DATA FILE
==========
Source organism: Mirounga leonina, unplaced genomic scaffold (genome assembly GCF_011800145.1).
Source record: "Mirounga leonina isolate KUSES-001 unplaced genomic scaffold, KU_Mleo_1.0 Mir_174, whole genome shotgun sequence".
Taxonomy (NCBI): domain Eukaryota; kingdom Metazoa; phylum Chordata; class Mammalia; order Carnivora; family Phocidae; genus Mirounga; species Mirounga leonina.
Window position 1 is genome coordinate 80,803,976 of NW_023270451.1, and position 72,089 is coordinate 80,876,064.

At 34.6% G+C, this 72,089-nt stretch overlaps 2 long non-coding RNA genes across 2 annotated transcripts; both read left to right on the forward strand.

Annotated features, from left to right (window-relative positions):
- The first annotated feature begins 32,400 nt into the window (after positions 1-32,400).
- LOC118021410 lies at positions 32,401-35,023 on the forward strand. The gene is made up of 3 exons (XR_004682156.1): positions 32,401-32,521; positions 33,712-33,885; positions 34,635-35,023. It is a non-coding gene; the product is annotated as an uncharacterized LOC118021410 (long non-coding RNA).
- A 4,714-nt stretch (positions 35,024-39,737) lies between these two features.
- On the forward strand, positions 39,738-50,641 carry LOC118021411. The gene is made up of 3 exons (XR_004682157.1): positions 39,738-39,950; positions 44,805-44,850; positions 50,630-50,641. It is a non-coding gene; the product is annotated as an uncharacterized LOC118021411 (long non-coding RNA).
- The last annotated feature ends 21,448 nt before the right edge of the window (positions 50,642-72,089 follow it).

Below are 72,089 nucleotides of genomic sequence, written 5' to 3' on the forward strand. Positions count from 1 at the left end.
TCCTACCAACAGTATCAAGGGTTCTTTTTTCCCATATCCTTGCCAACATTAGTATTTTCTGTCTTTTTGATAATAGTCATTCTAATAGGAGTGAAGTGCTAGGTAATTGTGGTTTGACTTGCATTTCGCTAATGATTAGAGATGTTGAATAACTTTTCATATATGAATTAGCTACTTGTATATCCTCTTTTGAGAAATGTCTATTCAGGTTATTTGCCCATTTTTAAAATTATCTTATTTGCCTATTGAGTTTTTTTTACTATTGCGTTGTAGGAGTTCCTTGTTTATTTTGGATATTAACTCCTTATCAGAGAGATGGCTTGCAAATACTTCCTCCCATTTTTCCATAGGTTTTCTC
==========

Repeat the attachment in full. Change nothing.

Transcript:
Source organism: Mirounga leonina, unplaced genomic scaffold (genome assembly GCF_011800145.1).
Source record: "Mirounga leonina isolate KUSES-001 unplaced genomic scaffold, KU_Mleo_1.0 Mir_174, whole genome shotgun sequence".
Taxonomy (NCBI): domain Eukaryota; kingdom Metazoa; phylum Chordata; class Mammalia; order Carnivora; family Phocidae; genus Mirounga; species Mirounga leonina.
Window position 1 is genome coordinate 80,803,976 of NW_023270451.1, and position 72,089 is coordinate 80,876,064.

At 34.6% G+C, this 72,089-nt stretch overlaps 2 long non-coding RNA genes across 2 annotated transcripts; both read left to right on the forward strand.

Annotated features, from left to right (window-relative positions):
- The first annotated feature begins 32,400 nt into the window (after positions 1-32,400).
- LOC118021410 lies at positions 32,401-35,023 on the forward strand. The gene is made up of 3 exons (XR_004682156.1): positions 32,401-32,521; positions 33,712-33,885; positions 34,635-35,023. It is a non-coding gene; the product is annotated as an uncharacterized LOC118021410 (long non-coding RNA).
- A 4,714-nt stretch (positions 35,024-39,737) lies between these two features.
- On the forward strand, positions 39,738-50,641 carry LOC118021411. The gene is made up of 3 exons (XR_004682157.1): positions 39,738-39,950; positions 44,805-44,850; positions 50,630-50,641. It is a non-coding gene; the product is annotated as an uncharacterized LOC118021411 (long non-coding RNA).
- The last annotated feature ends 21,448 nt before the right edge of the window (positions 50,642-72,089 follow it).

Below are 72,089 nucleotides of genomic sequence, written 5' to 3' on the forward strand. Positions count from 1 at the left end.
TCCTACCAACAGTATCAAGGGTTCTTTTTTCCCATATCCTTGCCAACATTAGTATTTTCTGTCTTTTTGATAATAGTCATTCTAATAGGAGTGAAGTGCTAGGTAATTGTGGTTTGACTTGCATTTCGCTAATGATTAGAGATGTTGAATAACTTTTCATATATGAATTAGCTACTTGTATATCCTCTTTTGAGAAATGTCTATTCAGGTTATTTGCCCATTTTTAAAATTATCTTATTTGCCTATTGAGTTTTTTTTACTATTGCGTTGTAGGAGTTCCTTGTTTATTTTGGATATTAACTCCTTATCAGAGAGATGGCTTGCAAATACTTCCTCCCATTTTTCCATAGGTTTTCTC